Keorapetse Kgositsile

South African poet and struggle icon Keorapetse Kgositsile has passed on

Keorapetse Kgositsile
Keorapetse Kgositsile

South African poet and struggle icon Keorapetse Kgositsile, popularly known as “Bra Willie”, has passed on at the age 79. Kgositsile was the South African poet Laureate when he transited to being an ancestor.

African literature is in mourning as one of its most important poets Keorapetse Kgositsile passed on in South Africa. Kgositsile was born in Johannesburg in 1938 and his early experience of the ugly race problem in South Africa would influence his life. In 1961, he left the country to Dar es Salaam and in the following year emigrated to the United States and he would be exiled from South Africa for 29 years.

While in the US, he would become a central figure among African-American poets, encouraging interest in Africa as well as the practice of poetry as a performance art; he was well known for his readings in New York City jazz clubs. Kgositsile was one of the first to bridge the gap between African poetry and Black poetry in the United States. His work would influence “The Last Poets,” a group of poets and musicians that arose from the late 1960s African-American civil rights movement’s Black Nationalist movement and oft said to be the fathers of hip-hop.

Some of the books that he wrote included Spirits Unchained (1969), For Melba: Poems. (1970), My Name is Afrika (1971), Places and Bloodstains: Notes for Ipeleng (1975) The Present is a Dangerous Place to Live (1975), When the Clouds Clear (1990), To the Bitter End (1995), If I Could Sing: Selected Poems (2002), and This Way I Salute You (2004).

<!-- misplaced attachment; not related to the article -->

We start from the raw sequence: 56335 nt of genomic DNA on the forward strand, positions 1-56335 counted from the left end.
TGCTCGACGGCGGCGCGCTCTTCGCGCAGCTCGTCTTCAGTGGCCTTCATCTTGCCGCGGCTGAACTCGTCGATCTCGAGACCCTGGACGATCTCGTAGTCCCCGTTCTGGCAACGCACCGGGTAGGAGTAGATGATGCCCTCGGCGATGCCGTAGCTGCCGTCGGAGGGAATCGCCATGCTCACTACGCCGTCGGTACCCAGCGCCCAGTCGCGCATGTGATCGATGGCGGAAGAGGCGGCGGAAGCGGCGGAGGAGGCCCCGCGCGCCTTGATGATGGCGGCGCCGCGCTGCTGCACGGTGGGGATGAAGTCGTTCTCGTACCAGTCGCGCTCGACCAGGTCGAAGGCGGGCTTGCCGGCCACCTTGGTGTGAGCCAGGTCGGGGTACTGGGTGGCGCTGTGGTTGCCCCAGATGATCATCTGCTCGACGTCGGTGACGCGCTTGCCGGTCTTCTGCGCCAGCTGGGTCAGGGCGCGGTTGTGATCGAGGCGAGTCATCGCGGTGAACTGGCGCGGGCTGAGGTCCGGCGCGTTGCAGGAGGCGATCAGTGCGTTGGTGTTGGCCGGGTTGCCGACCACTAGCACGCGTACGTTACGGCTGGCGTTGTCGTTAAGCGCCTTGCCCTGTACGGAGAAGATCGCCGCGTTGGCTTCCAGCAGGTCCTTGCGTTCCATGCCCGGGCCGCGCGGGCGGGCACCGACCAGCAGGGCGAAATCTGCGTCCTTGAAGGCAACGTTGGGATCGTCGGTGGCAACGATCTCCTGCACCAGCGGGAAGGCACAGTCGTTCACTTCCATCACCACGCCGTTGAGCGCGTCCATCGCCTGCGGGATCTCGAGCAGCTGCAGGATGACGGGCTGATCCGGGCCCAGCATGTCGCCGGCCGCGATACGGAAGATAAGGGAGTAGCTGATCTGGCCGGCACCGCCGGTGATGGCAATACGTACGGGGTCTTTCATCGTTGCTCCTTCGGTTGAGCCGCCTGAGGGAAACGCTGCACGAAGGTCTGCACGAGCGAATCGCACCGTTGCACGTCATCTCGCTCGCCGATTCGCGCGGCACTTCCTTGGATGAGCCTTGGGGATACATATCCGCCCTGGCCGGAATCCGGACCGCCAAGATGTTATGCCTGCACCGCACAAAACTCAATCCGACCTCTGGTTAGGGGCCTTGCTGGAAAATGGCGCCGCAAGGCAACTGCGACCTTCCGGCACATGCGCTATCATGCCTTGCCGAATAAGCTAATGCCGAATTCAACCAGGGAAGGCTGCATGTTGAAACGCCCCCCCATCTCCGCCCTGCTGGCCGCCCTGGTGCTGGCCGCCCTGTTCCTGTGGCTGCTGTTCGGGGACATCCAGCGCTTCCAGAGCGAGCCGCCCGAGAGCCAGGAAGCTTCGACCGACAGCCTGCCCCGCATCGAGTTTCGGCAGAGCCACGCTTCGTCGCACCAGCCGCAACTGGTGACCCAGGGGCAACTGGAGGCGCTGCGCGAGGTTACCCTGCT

In 2006, Kgositsile was named the South African Poet Laureate as the South African Literary Awards, a title he held until his demise. In 2008, he was awarded the national Order of Ikhamanga Silver (OIS) “For excellent achievements in the field of literature and using these exceptional talents to expose the evils of the system of apartheid to the world.”

The passing of the struggle icon has been met with tears from those who he influence and saw his good work.

Speaking to eNCA, Lebo Mashile said about her fellow poet, “

My heart has been very heavy but my heart is also very full for the contribution that Bra Willie has made in my life and to the world through his work and through his activism and his generosity of spirit. I know that I am not alone with feeling that his contribution to my life and to my work is been absolutely indelible. I would not be who I am if I he did not exist and he did not make the wonderful work that he did. To have experienced him in my lifetime, someone whose contribution spans generations, spans decades, spans continents to be affected by him is a real privilege.”

The South African Parliament released a statement stating:

The remarkable legacy of Bra Willie, as he was affectionately known, cannot die, but will live on to continue to inspire many to use culture to advance the development of people of South Africa. Comrade Kgositsile has left an indelible mark on the cultural and artistic life of not only the land of his birth, but also of Tanzania, Kenya, Botswana, Zambia and Harlem, New York. The tapestry of South African cultural life is all the poorer at his loss and the ANC joins all South Africans in mourning the passing of this great man.”

Others expressed their sympathy.


Read more about Keorapetse Kgositsile



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2 responses to “South African poet and struggle icon Keorapetse Kgositsile has passed on”

  1. […] and spent decades away from his homeland in exile across the continent and in the diaspora. You can read more about him here where we posted about his […]

  2. […] joined the literary ancestors in the past year. They included South African poet and struggle icon Keorapetse Kgositsile; Malawian poet, academic and diplomat David Rubadiri; Nigerian Prize for Literature 2017 winner […]

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